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White Paper

Hydrogen—When Free Isn’t Cheap Enough -- Redux

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Charles Botsford, PE's picture
Program Manager CWB Energy Solutions

Mr. Botsford is a professional chemical engineer in the State of California with 30 years’ experience in engineering process design, distributed generation, and environmental management. He has a...

  • Member since 2006
  • 142 items added with 58,497 views
  • May 6, 2021

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Should you believe in hydrogen? Well, yes. It’s number one on the periodic chart. It’s abundant. It powers suns. And without it, we wouldn’t have water.

The real question is: which applications would benefit from the use of hydrogen, and which won’t? In business and technology, just because you can do something doesn’t mean you should. If the economics, thermodynamics, and safety aspects say green hydrogen is not appropriate for the vast majority of transportation and power generation applications, then this is a special interests distraction the world cannot afford.

No breakthrough in technology will do away with the conversion losses associated with electrolysis, compression, or electrical conversion. These are fundamental physical processes.

For transportation and power generation, even if hydrogen is free, it’s not cheap enough. The linked paper shows why.



Matt Chester's picture
Matt Chester on May 7, 2021

For transportation and power generation, even if hydrogen is free, it’s not cheap enough.

So if this is taken at face value, let's say the operator of a large renewable generation farm exists that simply does have overproduction at some point in its cycle, and that's an area where some will cite is the perfect opportunity to create hydrogen when generation is higher than demand. But even if it's 'free' in this instance, you're saying it still doesn't work out-- is there an alternative for what you would suggest should be done at that renewable site? Would it be preferable to find an alternative energy storage mode for that freely available generation-- whether traditional battery, advanced battery, hydropumped, or something else? Do those all win out compared with hydrogen?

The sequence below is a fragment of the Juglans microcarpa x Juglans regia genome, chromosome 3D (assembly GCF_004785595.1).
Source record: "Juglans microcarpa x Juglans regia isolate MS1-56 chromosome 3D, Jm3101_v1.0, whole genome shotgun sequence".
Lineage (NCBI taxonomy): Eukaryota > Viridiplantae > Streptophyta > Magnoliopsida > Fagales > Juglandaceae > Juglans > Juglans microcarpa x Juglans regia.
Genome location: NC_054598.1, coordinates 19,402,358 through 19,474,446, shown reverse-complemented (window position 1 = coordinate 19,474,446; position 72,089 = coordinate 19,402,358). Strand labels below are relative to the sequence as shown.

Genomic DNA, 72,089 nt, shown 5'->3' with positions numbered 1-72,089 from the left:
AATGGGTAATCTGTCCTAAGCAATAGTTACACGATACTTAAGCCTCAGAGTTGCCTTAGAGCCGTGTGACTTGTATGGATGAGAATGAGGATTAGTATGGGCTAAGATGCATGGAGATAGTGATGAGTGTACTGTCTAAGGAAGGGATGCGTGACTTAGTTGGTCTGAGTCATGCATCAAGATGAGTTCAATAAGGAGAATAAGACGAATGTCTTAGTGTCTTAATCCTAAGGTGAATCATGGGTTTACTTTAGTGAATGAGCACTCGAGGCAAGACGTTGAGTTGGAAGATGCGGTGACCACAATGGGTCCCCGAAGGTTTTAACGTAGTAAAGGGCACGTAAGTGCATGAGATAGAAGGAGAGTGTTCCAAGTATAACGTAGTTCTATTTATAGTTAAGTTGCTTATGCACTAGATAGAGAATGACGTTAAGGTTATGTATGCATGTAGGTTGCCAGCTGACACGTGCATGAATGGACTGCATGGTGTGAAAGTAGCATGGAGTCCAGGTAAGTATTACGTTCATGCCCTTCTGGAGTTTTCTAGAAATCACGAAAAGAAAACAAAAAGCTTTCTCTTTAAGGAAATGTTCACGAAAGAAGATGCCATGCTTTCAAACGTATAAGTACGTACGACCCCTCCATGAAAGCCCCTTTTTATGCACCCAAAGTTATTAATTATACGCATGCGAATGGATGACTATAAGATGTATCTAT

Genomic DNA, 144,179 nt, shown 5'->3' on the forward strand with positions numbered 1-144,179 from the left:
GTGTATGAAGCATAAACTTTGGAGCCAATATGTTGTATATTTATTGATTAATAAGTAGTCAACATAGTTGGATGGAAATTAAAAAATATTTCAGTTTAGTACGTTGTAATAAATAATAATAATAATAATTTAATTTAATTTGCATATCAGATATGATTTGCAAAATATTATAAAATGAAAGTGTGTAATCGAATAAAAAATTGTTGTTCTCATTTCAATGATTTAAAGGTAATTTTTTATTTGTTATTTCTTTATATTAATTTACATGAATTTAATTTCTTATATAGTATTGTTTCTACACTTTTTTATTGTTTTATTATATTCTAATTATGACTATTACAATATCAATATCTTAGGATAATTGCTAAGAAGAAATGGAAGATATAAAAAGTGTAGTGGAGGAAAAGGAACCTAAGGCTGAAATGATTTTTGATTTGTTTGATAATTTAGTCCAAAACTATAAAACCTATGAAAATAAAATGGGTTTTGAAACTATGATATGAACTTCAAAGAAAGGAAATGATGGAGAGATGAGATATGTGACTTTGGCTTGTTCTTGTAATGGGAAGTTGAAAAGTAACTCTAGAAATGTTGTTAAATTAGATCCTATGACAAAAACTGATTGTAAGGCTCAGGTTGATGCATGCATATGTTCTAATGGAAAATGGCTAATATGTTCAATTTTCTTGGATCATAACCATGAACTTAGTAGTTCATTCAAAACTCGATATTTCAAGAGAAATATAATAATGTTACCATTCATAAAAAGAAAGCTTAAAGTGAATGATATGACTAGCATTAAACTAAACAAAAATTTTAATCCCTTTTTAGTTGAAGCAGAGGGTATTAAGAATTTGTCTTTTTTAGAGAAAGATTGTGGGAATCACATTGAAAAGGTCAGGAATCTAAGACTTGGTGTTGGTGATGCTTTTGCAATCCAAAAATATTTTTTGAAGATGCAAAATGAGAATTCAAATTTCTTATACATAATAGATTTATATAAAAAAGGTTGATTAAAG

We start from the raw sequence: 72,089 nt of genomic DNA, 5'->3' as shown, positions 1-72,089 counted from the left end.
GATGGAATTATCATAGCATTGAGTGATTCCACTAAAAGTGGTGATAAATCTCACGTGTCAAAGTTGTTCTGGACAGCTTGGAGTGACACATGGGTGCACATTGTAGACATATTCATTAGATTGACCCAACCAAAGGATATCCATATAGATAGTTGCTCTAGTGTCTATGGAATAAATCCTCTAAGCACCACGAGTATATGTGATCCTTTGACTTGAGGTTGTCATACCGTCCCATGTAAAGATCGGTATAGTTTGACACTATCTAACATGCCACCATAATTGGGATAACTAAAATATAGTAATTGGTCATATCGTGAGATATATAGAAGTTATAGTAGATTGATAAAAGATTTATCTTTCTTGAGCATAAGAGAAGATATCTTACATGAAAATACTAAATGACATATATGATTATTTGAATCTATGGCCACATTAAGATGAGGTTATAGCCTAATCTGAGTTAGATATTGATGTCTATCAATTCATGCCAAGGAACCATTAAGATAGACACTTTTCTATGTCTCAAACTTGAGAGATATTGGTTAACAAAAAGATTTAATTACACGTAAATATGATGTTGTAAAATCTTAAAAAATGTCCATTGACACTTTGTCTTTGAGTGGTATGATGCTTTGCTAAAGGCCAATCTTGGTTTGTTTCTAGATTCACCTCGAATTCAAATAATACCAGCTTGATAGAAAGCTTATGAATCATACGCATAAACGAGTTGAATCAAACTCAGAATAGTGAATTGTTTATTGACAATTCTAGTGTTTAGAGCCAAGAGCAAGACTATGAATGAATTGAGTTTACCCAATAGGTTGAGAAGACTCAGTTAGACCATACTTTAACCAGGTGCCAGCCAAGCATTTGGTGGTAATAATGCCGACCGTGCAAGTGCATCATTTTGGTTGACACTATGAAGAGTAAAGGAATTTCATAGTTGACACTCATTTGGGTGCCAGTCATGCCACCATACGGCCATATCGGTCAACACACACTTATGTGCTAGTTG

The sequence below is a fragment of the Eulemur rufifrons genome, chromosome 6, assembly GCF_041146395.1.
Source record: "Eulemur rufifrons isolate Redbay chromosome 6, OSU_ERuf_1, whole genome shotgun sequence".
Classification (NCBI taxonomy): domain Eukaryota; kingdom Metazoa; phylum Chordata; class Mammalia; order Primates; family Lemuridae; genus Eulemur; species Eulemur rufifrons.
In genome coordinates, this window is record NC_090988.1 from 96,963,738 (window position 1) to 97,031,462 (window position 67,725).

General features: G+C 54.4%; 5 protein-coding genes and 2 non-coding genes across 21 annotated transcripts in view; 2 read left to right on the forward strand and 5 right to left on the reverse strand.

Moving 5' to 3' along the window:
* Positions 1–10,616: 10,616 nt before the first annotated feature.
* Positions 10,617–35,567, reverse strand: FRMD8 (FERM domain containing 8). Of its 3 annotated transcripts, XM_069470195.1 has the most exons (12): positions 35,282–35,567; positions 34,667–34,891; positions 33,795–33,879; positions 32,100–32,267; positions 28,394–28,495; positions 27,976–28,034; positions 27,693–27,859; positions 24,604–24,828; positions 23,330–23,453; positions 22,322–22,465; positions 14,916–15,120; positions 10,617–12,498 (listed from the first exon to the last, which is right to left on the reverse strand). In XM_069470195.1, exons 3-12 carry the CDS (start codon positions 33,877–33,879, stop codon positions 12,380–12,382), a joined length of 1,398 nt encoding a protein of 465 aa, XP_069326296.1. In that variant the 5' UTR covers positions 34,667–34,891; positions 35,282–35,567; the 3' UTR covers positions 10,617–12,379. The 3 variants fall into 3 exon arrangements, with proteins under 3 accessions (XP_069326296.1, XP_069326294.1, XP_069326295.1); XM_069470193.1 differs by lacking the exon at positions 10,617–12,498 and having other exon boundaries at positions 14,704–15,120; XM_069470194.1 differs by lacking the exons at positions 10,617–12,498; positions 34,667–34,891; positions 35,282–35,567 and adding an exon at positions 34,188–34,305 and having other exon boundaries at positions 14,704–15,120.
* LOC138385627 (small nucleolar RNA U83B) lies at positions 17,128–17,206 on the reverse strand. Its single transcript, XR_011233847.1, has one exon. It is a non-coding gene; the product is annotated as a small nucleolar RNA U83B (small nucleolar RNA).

Charles Botsford, PE's picture
Charles Botsford, PE on May 7, 2021

Hi Matt,

Excellent question that gets to the heart of the problem. Yes, other alternatives are much better than hydrogen as a storage medium. The primary reason hydrogen is so bad (among many reasons) is the terrible overall roundtrip efficiency. Pumped hydro, compressed air, and lithium batteries all have good roundtrip efficiencies in the context of storage for renewables. My own bias is toward lithium batteries in the form of electric vehicles. The State of California investor-owned utilities (IOUs) will be conducting pilot programs for AC vehicle-to-grid later this year, now that SAE J-3105, IEEE 1547-2018, IEEE 2030.5, and hopefully Rule 21 are all playing nice with each other. With California approaching 1 million EVs in the state, and the rest of the US, twice that, we already have a lot of GWh and GW available for renewable storage. By 2025, 2030, and 2035, we can just use EVs to handle renewable storage and won't need much in the way of big battery farms for overflow. It's truly exciting times for EVs as a grid resource. Maybe I'm biased. I've been at this a long time.

Charles Botsford, PE's picture
Charles Botsford, PE on May 10, 2021

Hi Matt,

When I mentioned SAE J-3105, I should have said J-3072, which is the newly published SAE standard (March 2021) for AC V2G. SAE J-3105 is also important, but it's for Multi-Megawatt conductive charging of heavy-duty trucks and buses.

Matt Chester's picture
Matt Chester on May 10, 2021

Thanks for following up and setting the record straight, Charles!

Charles Botsford, PE's picture
Thank Charles for the Post!
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